Section 25 of the Internal Revenue Code (IRC) permits issuers of tax-exempt qualified mortgage revenue bonds to elect to issue mortgage credit certificates (MCCs) to eligible homebuyers in lieu of offering mortgages financed with the proceeds of tax-exempt qualified mortgage bonds. An MCC “converts” a portion of an eligible homebuyer’s mortgage interest deduction into a tax credit for federal income taxes. The amount of the tax credit is equal to the mortgage credit rate (not less than 10% nor more than 50% as determined by the MCC issuer) on the MCC multiplied by the annual interest paid or accrued on the indebtedness incurred to acquire the homebuyer’s principal residence. Homebuyer eligibility requirements are similar to the requirements for tax-exempt qualified mortgage revenue bonds. For example, a homebuyer must be a first time homebuyer, must meet the issuer’s income and purchase price limits and must obtain a loan to finance the purchase of the homebuyer’s principal residence.
Although Section 25 was enacted in 1984, many issuers have not issued MCCs because of their preference to issue tax-exempt mortgage revenue bonds. However, for the last several years, issuers have found it difficult to compete in the home mortgage market because interest rates available from conventional lending sources have been lower than interest rates which could be achieved using tax-exempt mortgage revenue bonds. As an example, GNMA mortgage-backed securities have become a popular investment for financial institutions and foreign investors because such investments have yields which are higher than U.S. Treasury bonds and are guaranteed by the U.S. government. Further, the interest rates of the mortgages underlying the GNMA mortgage-backed securities have been at historically low levels. Consequently, issuers have accumulated large reserves of single family issuing authority or volume cap and, rather than have this issuing authority expire, have turned to MCC programs as an alternate use of this issuing authority.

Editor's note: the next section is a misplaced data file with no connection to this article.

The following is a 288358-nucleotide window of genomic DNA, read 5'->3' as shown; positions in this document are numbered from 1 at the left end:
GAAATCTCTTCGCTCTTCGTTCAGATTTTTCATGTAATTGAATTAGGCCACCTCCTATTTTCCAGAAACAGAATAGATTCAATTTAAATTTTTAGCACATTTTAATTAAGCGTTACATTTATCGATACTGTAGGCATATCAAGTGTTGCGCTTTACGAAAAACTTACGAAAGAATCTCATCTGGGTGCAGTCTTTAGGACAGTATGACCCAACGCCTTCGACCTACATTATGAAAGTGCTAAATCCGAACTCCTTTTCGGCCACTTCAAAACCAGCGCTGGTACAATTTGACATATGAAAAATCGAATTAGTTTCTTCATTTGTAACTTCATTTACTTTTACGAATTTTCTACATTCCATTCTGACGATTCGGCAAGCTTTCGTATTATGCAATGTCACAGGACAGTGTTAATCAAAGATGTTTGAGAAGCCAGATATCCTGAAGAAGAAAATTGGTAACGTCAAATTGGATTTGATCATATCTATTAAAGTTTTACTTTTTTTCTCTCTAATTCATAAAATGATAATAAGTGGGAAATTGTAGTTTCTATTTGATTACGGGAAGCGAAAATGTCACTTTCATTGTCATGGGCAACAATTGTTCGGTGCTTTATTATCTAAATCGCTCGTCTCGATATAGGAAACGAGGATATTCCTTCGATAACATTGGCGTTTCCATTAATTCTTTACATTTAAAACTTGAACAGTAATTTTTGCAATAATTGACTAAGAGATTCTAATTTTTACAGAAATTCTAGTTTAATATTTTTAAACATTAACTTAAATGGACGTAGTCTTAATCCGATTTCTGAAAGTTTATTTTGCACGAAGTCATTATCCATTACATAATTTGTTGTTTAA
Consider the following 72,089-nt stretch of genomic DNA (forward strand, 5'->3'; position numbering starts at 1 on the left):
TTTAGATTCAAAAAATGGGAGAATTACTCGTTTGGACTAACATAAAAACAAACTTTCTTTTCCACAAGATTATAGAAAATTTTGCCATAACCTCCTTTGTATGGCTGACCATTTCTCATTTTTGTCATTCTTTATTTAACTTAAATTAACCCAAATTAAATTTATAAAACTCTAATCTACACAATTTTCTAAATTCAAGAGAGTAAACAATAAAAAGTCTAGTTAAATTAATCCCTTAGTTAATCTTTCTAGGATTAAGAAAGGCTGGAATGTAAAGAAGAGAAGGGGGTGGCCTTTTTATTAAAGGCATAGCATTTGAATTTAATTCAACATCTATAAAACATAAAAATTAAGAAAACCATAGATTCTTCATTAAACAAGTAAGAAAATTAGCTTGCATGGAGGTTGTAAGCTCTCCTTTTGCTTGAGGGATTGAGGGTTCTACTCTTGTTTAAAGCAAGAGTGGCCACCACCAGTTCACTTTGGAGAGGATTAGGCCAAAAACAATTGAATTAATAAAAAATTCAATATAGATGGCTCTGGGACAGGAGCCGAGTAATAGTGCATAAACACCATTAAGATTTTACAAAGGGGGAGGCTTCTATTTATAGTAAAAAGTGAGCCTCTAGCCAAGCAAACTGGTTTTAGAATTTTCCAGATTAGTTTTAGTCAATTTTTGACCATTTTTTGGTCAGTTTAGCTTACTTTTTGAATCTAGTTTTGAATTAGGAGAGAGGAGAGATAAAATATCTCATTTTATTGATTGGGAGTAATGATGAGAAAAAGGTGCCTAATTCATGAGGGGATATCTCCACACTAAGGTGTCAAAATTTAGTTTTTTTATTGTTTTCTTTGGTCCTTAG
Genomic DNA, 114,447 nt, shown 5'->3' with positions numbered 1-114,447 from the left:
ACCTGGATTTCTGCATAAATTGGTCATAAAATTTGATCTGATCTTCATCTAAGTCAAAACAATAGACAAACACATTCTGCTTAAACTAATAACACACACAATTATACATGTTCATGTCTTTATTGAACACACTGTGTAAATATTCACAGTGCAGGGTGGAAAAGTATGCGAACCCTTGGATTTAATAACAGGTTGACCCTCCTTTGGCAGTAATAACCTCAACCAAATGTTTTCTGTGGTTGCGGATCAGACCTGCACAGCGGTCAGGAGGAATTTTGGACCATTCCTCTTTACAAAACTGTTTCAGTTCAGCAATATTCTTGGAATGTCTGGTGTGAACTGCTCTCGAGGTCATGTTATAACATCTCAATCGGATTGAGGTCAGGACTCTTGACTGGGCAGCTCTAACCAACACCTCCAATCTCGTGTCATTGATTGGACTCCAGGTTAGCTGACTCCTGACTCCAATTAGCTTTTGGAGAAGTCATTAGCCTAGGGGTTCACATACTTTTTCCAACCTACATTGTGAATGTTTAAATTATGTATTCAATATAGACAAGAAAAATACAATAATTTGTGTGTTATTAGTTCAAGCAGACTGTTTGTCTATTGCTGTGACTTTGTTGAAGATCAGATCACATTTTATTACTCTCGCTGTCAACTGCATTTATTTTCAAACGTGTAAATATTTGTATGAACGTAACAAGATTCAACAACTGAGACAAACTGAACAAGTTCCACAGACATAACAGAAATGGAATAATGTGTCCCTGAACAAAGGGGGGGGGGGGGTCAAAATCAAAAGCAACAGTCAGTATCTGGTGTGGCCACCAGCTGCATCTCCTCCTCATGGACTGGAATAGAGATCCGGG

Critics of MCC programs have questions about the efficiency of such programs. For example, because eligible homebuyers must meet an issuer’s income limits, will a homebuyer have sufficient taxable income from year-to-year to fully utilize the MCC tax credit? Further, if a homebuyer who receives a MCC sells their residence within the 9-year period following the purchase of such residence, the homebuyer must pay a recapture tax and, in some cases, the recapture tax will exceed the amount of the MCC tax credit available for such homebuyer. As these new MCC programs are implemented, perhaps we may have more definitive answers to these questions.